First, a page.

Criticism is never easy for anyone to take. Whether it’s a real estate agent coming through your house to tell you what you need to “fix” or a family member with lots of “helpful” advice about things you could do to raise your child better or a suggestion from a coworker about how you might do a project differently, hearing criticism is not easy.
While no one really loves criticism, it may possibly be even harder for the creative types, of which I am one, when it is in relation to their work. Why? Because we think the criticism of our writing, the same writing that we carefully chose every word to express ours or our characters thoughts and feelings, is a criticism of our talent. Very few of us have enough confidence not to doubt our ability every day at least a little.
It is important to remember that criticism, in most cases, is meant to take your natural talent to the next level. It is not an attack on your ability but instead a coaching to improve that talent and hone your skill. Is it fun? No. Does it frustrate and bewilder you? Absolutely. But once you get over the initial reaction and absorb the criticism, you usually end up with a stronger piece as a result.
Take my recent reading of a book a friend of mine wrote. He asked me to tell him what I really thought. Generally, I thought the book was a great story with a lot of interesting characters and an exciting premise. But I had a couple of criticisms that I shared with him about a couple of minor parts of the book. Not surprisingly, he defended himself back to me (extremely pleasantly). Clearly, he disagreed with my criticism and to be fair, that’s his right. But as my criticism was only intended to make the strong parts of his story even stronger, is he missing the point by defending the parts that are a little weaker? Time will tell.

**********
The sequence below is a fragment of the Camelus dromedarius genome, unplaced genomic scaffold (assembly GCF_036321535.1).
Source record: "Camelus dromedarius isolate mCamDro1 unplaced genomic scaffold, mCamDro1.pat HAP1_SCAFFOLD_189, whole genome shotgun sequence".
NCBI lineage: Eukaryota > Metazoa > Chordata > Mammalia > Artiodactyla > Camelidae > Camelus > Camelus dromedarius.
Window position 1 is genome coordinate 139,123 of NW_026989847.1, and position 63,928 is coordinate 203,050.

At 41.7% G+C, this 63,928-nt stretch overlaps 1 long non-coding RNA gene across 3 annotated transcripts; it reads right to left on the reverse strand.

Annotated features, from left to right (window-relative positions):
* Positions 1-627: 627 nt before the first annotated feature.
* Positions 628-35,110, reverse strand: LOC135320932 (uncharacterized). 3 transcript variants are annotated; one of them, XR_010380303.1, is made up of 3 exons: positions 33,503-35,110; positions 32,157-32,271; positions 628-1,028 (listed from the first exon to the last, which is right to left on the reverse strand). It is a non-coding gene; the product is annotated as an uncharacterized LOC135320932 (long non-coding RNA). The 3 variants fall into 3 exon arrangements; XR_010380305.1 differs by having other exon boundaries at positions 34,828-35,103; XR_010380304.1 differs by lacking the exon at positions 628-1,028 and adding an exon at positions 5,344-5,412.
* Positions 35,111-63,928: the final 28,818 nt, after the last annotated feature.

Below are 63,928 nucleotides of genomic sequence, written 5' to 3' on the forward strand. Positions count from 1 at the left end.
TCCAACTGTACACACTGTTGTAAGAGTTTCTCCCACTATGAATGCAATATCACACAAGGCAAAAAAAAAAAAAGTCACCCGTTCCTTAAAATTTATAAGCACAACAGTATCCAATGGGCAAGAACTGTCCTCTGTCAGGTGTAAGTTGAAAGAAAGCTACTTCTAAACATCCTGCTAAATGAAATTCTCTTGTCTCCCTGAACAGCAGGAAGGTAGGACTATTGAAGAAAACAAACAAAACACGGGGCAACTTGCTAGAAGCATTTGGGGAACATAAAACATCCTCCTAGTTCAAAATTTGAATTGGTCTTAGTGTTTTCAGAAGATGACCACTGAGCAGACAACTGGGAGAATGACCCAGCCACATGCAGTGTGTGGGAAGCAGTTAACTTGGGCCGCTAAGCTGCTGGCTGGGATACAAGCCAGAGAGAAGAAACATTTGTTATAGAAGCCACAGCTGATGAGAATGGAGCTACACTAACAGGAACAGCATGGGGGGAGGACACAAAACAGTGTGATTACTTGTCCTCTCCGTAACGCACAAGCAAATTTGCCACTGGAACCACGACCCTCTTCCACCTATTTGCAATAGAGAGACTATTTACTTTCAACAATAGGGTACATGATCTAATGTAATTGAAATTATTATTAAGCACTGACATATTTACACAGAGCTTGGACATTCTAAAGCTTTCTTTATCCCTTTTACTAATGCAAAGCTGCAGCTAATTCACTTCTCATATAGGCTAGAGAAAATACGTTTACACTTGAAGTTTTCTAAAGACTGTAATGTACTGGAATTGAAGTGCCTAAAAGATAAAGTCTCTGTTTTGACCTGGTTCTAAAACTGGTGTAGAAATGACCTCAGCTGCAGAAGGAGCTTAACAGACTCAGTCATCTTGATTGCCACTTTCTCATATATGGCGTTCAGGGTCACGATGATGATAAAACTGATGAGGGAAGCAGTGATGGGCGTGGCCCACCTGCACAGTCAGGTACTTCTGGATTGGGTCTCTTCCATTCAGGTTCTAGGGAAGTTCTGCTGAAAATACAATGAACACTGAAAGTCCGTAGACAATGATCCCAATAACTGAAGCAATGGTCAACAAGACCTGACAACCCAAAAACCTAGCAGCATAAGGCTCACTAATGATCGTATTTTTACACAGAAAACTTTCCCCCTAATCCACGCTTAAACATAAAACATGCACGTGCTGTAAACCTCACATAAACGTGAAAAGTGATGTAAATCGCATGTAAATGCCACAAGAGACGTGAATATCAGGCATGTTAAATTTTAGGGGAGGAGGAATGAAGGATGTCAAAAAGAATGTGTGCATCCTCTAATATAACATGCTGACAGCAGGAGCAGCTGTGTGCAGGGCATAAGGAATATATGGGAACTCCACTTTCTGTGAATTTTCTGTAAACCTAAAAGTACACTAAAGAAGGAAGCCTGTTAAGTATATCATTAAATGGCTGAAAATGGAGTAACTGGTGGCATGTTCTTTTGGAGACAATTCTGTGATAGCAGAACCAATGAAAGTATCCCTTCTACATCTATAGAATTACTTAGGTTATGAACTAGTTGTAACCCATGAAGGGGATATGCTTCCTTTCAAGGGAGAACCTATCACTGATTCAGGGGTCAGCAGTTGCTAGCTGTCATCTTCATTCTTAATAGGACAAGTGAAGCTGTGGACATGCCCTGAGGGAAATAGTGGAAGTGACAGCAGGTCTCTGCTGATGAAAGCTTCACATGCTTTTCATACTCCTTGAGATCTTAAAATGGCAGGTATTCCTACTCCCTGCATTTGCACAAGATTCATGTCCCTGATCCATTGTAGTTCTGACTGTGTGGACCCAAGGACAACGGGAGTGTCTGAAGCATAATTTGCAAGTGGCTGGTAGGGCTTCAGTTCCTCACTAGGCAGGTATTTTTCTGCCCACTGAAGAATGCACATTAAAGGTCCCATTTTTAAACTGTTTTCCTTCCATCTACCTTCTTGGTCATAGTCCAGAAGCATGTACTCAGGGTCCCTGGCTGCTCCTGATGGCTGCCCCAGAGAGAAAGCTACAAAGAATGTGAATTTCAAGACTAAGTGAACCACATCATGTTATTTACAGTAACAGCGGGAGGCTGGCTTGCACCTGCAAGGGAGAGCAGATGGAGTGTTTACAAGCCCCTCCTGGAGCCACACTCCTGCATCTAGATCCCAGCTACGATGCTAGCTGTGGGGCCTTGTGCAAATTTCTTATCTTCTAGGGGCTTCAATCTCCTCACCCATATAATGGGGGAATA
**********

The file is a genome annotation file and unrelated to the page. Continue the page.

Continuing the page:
Of course, today I just did the same thing. Only it was to my mother, the only person in the whole world who thinks I am more talented than I do. She explained to me that my latest children’s book was hard to follow in the beginning. She mentioned a couple of specifics that she was confused about. Instead of listening to what she was saying, I said, “It’s on the first page!” Of course, since you are reading this you’ll have to imagine my snotty tone. In my defense, I am a little sick so I tend to be whinier and more negative at times like these.
But sick excuse aside, instead of receiving her well-thought out advice to me, I deflected it. Feeling like she was wrong and didn’t read my first page carefully enough, I didn’t stop to think that maybe the first page was confusing. Or that possibly since I am awfully close to the story that maybe, just maybe, I didn’t say what I thought I said on the first page.
A better strategy might be to say, “I never thought of it that way.” Or, “I’ll look into that.” In order for criticism to actually help you grow, you have to hear it. If you don’t allow your critics to help you grow, you will stay right where you are, possibly making the same mistakes you are making today years from now.
So what’s my point? Simple: take the criticism. In my acting classes in college (Oh, yes, before I was a writer, I was a professional actress. You can only imagine how fun criticism is as an actress…), we used to say after a scene for the class, “you have to take the roses with the thorns.” This is true. Thorns can hurt, but you would never have the roses without them.
For writers, criticism is an important part of the creative process and hearing it is certainly a high priority in order to be any kind of help. So don’t defend your work when you are having a discussion with your editor, publisher, colleague or even your own mother. In most cases, particularly the last one, they usually only have your best interest at heart.